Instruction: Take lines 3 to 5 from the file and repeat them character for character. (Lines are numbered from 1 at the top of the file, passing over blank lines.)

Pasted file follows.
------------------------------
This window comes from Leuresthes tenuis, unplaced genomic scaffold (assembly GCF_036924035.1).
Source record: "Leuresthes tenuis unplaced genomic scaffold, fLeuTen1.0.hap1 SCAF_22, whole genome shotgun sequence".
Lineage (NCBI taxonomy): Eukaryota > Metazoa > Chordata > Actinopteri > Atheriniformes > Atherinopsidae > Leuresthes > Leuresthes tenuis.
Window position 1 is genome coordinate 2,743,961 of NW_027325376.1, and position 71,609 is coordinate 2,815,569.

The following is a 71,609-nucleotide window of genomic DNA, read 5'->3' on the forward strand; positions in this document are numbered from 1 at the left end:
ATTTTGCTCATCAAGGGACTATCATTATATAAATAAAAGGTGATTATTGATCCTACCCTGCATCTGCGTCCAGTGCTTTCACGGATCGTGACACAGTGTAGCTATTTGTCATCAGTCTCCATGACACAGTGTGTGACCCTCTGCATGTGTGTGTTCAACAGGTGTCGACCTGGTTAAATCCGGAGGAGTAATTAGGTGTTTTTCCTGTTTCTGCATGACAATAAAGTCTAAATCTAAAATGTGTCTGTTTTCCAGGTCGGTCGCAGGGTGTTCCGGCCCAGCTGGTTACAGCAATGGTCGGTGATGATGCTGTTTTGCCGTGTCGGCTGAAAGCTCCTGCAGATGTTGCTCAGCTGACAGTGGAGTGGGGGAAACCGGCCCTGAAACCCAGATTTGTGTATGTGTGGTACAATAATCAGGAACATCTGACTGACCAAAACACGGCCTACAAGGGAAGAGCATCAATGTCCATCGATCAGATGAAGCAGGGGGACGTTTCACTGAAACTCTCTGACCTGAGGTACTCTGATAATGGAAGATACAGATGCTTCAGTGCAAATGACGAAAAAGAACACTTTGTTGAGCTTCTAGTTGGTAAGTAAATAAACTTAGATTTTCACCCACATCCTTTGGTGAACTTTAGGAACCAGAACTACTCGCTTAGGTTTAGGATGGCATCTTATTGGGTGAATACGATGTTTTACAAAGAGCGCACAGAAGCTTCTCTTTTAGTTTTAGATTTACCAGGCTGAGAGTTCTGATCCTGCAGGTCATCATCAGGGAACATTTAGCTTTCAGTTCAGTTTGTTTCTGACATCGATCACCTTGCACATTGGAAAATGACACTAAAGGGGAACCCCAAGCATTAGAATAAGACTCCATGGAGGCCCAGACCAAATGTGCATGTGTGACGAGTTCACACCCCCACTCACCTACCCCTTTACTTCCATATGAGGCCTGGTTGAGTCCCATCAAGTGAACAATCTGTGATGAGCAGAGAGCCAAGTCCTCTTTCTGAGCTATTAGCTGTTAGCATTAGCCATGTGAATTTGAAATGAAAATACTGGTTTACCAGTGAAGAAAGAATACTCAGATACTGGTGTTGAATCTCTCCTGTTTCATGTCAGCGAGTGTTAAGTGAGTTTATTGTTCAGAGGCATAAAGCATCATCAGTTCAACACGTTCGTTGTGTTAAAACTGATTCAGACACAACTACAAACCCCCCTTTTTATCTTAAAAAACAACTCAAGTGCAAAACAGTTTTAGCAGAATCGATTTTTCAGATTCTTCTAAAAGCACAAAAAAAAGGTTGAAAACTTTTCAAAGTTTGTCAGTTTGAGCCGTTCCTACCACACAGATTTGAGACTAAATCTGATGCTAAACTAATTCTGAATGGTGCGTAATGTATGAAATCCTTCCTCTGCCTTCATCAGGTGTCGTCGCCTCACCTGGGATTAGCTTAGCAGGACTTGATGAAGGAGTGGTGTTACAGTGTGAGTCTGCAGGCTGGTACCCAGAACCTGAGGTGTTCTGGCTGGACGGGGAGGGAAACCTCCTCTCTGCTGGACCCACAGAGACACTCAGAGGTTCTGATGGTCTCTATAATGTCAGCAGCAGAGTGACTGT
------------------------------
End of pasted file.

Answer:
Lineage (NCBI taxonomy): Eukaryota > Metazoa > Chordata > Actinopteri > Atheriniformes > Atherinopsidae > Leuresthes > Leuresthes tenuis.
Window position 1 is genome coordinate 2,743,961 of NW_027325376.1, and position 71,609 is coordinate 2,815,569.

The following is a 71,609-nucleotide window of genomic DNA, read 5'->3' on the forward strand; positions in this document are numbered from 1 at the left end: